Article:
I used to wish for a Vietnamese Grandma. I felt that it was important to learn how to cook Vietnamese food at home so my Vietnamese-born daughter would experience food from her culture at home, not just at restaurants. I figured a Vietnamese Grandma would be able to show me how to cook Vietnamese food – especially spring rolls, those tasty little morsels that are so tricky to make. Once my other two kids joined the family I realized I would also like a Chinese Grandma to show me how to make dumplings and other Chinese foods. Alas, no Asian Cooking Grandma materialized, no matter how hard I wished – so I took a class, read some books, and experimented and practiced until I could competently cook Vietnamese and Chinese food.
After a few years, other people started asking me to show them how to make spring rolls. One day I realized I had taught several of my friends, my nephew, my mother-in-law, my uncle, and of course my own children how to make spring rolls. With a start I realized I had become the Vietnamese Grandma I’d always wished for.
The same reasoning applies to other aspects of parenting children from a different culture. I can learn from others but there’s no Vietnamese (or Chinese) Grandma in this house to teach my kids about the Mid-Autumn Moon Festival. I have to do that myself. Wishing for an Asian fairy godmother isn’t going to help me. I have to educate myself as best I can, learn from others, and just suck it up and do it. Even if I’m afraid of getting it wrong or appearing culturally insensitive.
The other side of the coin is that I can’t blame my lack of a Vietnamese Grandma if the kids don’t learn something. They’re not taking language classes, for a variety of reasons. I can’t blame the absence of a Vietnamese Grandma for that one. It’s not her fault my kids don’t speak the languages of their birth countries. It’s my fault, and I take responsibility for it. I happen to totally own this decision – I have gone back and forth on this and come down on the side of not forcing them into language lessons – but there are other issues I want to deny responsibility for. For example, my kids don’t know much about how to behave at a real Lunar New Year celebration feast. We always celebrate in a sort of casual, raucous way with a group of friends, and I feel the kids are missing out on the family-focused banquet that is traditional in China and Vietnam. I sort of wish they had a Vietnamese (or Chinese) Grandma to force us all to have a traditional family New Year’s celebration. In the back of my mind I’m still wishing to be rescued by someone with authority who is well-grounded in the culture.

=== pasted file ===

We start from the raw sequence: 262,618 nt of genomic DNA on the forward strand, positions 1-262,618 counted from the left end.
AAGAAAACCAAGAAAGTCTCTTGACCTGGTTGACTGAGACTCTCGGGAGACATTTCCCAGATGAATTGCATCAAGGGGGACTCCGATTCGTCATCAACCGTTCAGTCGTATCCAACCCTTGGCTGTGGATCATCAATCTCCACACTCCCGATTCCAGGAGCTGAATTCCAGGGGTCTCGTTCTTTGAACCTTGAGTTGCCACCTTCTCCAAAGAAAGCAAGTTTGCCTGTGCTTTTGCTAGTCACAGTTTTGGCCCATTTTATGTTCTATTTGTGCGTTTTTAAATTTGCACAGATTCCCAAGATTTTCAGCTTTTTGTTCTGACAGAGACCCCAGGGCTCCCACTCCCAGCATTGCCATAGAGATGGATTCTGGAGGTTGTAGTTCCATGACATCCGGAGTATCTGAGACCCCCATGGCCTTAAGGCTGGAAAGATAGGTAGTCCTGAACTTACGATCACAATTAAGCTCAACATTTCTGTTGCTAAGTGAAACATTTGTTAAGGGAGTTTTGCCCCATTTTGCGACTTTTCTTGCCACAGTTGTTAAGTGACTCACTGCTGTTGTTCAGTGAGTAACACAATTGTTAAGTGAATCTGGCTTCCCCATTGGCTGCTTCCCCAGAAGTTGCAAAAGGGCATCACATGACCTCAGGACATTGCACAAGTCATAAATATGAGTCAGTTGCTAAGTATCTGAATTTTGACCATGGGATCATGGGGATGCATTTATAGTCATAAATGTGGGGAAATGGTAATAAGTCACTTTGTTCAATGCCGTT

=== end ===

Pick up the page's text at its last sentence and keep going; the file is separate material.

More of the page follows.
I have to remember that I am the Vietnamese Grandma in this family. Not in the sense that I call myself Vietnamese, but because I am the authority figure who is keeper of culture in this family. I’m the decision-maker, the traditionalist, the person who makes things happen for the family and especially for the kids. If the kids are missing out on something it’s because I didn’t make it happen for them. I’m okay with them missing some things – I think they feel proud and knowledgeable about their birth cultures, and they have strong identities as Asian-Canadian adoptees. I can’t give them everything they would have if they’d stayed in their birth countries. But I have to be mindful of the decisions I make on their behalf, and strive to give them as much as I can so they feel empowered and comfortable with their birth cultures.
But sometimes I still wish an Asian Cooking Grandma would appear to give me a hand with making spring rolls, dumplings, and faux-mooncakes for our annual Mid-Autumn Moon Festival party.